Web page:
Have you gotten really excited about a new technology, but when you dug into the nuts and bolts lost interest?
Honestly, I can’t tell you how many times this has happened to me and this phenomenon isn’t limited to new software development techniques. The psychologist in me has to ask:
Why is it that stop ourselves from mastering these really cool and lucrative skills?
This is even more frustrating to software developers who’ve learned to program before and *just know* that the new tech is very very similar to what they’ve done before (just different syntax and scope).
Anyway, I’m assuming that we are talking about a new platform (like iOS) that is very interesting and truly compelling and that you have a very good practical reason to learn. Then, the only explanation that I can muster as to why you are not getting up to speed on something like iOS is that you are experiencing these 3 overwhelming roadblocks:
All of these things are really just in your head and have very little to do with the reality of learning the new technology. What you really need is a little bit of help to deal with each of these. Here’s some ideas on how to do that.
If you’re like me, your first instinct when getting up to speed is to look to the blogosphere to see what your peers are doing. Sometimes you will get to your first Hello World app and if you’re lucky, you’ll get a taste of what’s available to you. However, the reality with blogs is this: you either get very specific answers to very specific questions or you get long exposes on novel edge cases. That’s great and all, but when you have no context all this just leads to lots of confusion and disconnected facts.
The problem with this confusion is that it leads to inaction,
because there are so many little bits of disconnected information coming at you that you just don’t know where to start. Of course, if you don’t start with the platform you are not going to be able to move on to master the platform. Honestly, I believe that this initial confusion enough to stop most new developers right in there tracks especially when learning this tech is competing with all the other life demands we have (family, jobs, kids, social life).
To Overcome: use the experience of someone else who’s been through the process and can help you focus of what is important right now. Accept that you won’t learn the entire platform overnight. If you just focus on the subset of information that you need to actually build something using the accepted best practices then you’ll be well on your way. This is the key to get past the roadblock that holds the other 90% back.
Let’s assume that you have access to exactly the right type of content which simply lists out all the facts that you need to be a successful developer. Maybe an experienced developer handed you his or her playbook. This, by itself, probably still isn’t enough for you to succeed.
Chances are that you’ve been to conferences and left filled full of facts and you probably felt like you could just rush back to your hotel and pound out a new app. Of course, you most likely would have sat down at your desk staring at the blinking cursor not knowing where to start specifically. Or you may have gotten stuck in one place and had no idea how to move on. Why?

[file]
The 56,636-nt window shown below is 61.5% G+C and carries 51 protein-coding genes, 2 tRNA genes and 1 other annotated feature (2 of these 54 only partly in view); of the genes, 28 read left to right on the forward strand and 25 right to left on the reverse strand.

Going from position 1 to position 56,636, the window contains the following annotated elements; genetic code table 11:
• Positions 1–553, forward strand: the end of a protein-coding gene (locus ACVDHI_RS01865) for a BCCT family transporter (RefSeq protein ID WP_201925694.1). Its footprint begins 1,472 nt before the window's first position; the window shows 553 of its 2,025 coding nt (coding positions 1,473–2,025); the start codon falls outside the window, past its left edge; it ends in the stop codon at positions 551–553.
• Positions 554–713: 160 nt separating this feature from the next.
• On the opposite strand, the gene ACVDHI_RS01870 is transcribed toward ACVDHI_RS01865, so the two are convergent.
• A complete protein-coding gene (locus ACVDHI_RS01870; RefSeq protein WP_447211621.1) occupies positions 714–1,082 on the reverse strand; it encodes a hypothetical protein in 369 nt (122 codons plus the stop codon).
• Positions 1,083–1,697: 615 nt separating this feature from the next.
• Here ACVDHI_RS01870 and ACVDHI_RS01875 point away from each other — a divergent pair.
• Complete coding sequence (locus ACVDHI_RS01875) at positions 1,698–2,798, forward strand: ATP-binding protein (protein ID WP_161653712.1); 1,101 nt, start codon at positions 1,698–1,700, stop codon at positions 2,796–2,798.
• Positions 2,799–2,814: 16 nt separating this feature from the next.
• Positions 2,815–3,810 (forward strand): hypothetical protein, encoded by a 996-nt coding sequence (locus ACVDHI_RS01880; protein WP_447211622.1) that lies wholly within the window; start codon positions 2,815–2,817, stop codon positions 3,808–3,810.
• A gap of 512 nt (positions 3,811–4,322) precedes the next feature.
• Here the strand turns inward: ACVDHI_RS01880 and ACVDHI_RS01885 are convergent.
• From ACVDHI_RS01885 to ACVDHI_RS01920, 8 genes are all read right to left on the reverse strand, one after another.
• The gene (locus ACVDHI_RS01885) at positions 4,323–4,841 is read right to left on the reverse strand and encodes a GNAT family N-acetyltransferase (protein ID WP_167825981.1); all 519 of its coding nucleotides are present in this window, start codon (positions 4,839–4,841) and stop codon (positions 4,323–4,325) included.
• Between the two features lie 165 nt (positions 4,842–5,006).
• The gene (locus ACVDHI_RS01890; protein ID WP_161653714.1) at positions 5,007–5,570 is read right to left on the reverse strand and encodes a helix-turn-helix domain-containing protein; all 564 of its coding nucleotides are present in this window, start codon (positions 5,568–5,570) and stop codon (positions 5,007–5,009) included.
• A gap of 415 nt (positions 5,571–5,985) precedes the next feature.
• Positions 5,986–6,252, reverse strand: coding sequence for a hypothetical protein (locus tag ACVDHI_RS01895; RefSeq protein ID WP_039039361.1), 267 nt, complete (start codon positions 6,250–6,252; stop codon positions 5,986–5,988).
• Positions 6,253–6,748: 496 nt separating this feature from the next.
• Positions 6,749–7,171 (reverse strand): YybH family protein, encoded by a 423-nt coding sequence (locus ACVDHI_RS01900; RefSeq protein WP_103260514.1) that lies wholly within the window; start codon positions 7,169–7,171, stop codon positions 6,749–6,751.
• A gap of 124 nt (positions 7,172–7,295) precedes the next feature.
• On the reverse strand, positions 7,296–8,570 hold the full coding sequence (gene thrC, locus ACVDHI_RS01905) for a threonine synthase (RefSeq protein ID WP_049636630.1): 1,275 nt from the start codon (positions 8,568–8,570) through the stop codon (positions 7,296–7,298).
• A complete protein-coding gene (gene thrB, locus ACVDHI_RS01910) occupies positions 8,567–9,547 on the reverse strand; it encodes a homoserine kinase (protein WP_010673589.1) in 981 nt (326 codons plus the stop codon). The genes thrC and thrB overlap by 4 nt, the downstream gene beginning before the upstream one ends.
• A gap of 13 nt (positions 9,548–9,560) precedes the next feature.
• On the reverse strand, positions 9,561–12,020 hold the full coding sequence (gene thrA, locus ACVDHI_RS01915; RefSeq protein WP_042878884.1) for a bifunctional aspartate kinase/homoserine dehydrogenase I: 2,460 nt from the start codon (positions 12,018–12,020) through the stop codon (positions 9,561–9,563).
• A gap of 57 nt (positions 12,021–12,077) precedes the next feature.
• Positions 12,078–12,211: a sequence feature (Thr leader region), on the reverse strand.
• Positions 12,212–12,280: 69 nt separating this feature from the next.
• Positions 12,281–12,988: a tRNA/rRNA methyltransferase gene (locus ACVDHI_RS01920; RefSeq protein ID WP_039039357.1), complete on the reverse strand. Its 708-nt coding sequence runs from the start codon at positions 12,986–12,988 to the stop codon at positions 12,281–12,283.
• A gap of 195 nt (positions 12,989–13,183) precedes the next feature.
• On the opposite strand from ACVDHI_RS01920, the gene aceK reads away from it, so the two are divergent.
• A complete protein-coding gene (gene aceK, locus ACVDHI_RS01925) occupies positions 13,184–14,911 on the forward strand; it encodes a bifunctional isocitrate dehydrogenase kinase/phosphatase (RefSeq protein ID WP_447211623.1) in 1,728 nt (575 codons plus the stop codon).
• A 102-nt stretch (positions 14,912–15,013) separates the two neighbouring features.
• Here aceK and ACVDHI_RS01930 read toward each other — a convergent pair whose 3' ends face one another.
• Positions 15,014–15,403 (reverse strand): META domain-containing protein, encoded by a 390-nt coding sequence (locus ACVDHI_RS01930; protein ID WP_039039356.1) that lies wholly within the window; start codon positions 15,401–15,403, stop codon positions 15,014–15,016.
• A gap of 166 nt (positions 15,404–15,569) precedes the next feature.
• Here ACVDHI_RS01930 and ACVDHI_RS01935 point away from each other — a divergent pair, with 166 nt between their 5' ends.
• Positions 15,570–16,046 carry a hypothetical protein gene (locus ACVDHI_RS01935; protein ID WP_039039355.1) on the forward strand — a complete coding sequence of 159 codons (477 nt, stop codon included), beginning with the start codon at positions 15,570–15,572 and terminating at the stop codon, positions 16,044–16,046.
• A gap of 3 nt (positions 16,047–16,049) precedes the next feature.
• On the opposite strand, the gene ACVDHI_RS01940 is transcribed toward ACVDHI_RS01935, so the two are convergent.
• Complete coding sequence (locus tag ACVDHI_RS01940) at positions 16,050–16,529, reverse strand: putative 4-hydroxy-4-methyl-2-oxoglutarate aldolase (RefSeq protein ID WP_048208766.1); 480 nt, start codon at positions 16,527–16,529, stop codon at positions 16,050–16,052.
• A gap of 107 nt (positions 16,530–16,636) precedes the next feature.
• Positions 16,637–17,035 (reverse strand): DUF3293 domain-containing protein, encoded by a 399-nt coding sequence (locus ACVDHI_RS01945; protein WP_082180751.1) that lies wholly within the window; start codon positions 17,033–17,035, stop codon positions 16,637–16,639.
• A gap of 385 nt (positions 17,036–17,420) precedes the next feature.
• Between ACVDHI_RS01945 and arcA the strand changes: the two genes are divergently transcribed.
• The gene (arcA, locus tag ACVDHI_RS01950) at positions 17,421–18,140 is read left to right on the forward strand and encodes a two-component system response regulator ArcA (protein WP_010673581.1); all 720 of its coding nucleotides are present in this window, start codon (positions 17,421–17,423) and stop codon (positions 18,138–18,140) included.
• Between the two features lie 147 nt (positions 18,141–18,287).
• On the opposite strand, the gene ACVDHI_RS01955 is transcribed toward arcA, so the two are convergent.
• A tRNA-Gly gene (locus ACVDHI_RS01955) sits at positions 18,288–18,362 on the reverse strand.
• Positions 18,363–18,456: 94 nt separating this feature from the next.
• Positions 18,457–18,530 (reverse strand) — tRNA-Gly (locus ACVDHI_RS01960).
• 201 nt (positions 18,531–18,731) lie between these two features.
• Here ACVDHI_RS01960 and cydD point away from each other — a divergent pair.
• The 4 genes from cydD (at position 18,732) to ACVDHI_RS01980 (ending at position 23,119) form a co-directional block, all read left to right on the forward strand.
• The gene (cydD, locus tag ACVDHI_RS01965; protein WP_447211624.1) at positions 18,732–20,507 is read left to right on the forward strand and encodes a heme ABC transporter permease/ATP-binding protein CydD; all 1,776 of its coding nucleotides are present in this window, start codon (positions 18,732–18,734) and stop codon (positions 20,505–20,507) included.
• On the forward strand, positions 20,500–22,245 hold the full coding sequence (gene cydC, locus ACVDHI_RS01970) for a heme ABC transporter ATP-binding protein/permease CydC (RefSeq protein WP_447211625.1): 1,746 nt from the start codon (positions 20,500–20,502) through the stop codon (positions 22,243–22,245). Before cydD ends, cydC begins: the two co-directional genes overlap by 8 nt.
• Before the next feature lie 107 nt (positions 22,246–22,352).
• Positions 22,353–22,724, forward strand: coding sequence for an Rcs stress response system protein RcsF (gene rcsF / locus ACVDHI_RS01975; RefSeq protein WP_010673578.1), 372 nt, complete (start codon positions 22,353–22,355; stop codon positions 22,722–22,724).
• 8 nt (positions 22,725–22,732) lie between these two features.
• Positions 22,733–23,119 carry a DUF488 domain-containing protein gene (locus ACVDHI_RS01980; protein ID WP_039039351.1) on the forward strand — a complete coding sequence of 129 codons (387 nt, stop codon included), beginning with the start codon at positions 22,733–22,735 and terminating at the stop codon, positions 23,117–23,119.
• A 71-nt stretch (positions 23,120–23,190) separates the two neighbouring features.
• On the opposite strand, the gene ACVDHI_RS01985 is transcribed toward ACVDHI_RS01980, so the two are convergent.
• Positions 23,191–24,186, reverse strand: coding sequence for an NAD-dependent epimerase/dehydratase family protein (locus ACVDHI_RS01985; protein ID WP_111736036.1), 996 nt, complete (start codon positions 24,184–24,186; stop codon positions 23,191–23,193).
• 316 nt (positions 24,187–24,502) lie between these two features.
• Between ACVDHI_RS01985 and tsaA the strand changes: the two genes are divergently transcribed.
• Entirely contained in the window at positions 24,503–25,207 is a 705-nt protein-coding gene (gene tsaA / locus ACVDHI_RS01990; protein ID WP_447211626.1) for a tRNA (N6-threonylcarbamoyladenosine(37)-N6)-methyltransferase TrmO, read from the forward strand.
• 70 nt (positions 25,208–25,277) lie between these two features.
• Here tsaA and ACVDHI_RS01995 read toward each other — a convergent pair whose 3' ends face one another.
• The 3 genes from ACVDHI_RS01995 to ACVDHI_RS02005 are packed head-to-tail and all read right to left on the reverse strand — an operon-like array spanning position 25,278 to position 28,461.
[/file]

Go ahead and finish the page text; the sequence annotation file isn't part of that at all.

Being exposed to information is not enough.
The problem here is that while you are being passively exposed to information, connections are not being made for you. You are simply disengaged and we know that to learn something well our minds must be engaged and actively processing and generalizing the information being presented.
To Overcome: software developers needs skills and skills are information that is internalized. To get skills and really learn something you must be engaged mentally. The only way to do this is to actually do the work. You need to form muscle memory. What you want to do is first work on projects that relate to the information that you are attempting to internalize.
Another thing you can do is what I like to call playful engagement. You may think of this as hacking – its that point where you are starting to understand the code and want to see how far you can push it. Or you just want to see if you can make Objective-C print out pictures to your console log. Playing with code is another way to stay engaged.
Doubt creeps in when you are struggling to learn something, but you just can’t seem to get the simplest thing working. This is why trainers like me always have students start with a Hello World app. Right from the beginning, we want you to get over that nagging doubt and get you to the point where you can test the information that we are presenting to you.
Of course, coding your “first app” to say Hello World is one thing. But, real world apps need to be able to do all sorts of things: user interfaces, web services, databases, background processing and more. Each of these topics need their own “Hello World”. Not only that, but you want to see how to put all these pieces together in a coherent structure; to really overcome the doubt roadblock you need a Meta Hello World app that shows you the application architecture.
To Overcome: the only way to get over doubt is to build competence. Remove doubt by writing the code. When you are going through a training program or working through a new technology, don’t move on until you can actually solve the problem that you are reading about. For iOS apps, I also believe that the best way to get over this doubt is to just work toward publishing your first app (even it the app idea sucks). The best way to get over this roadblock is action.
So, when you want to master a new technology and your smart and motivated but you still can’t seem to get going its probably because of: Confusion, Disengagement and Doubt.
The fastest way to overcome these three roadblocks is to get help from someone else who can guild you through this process in a way that will provide: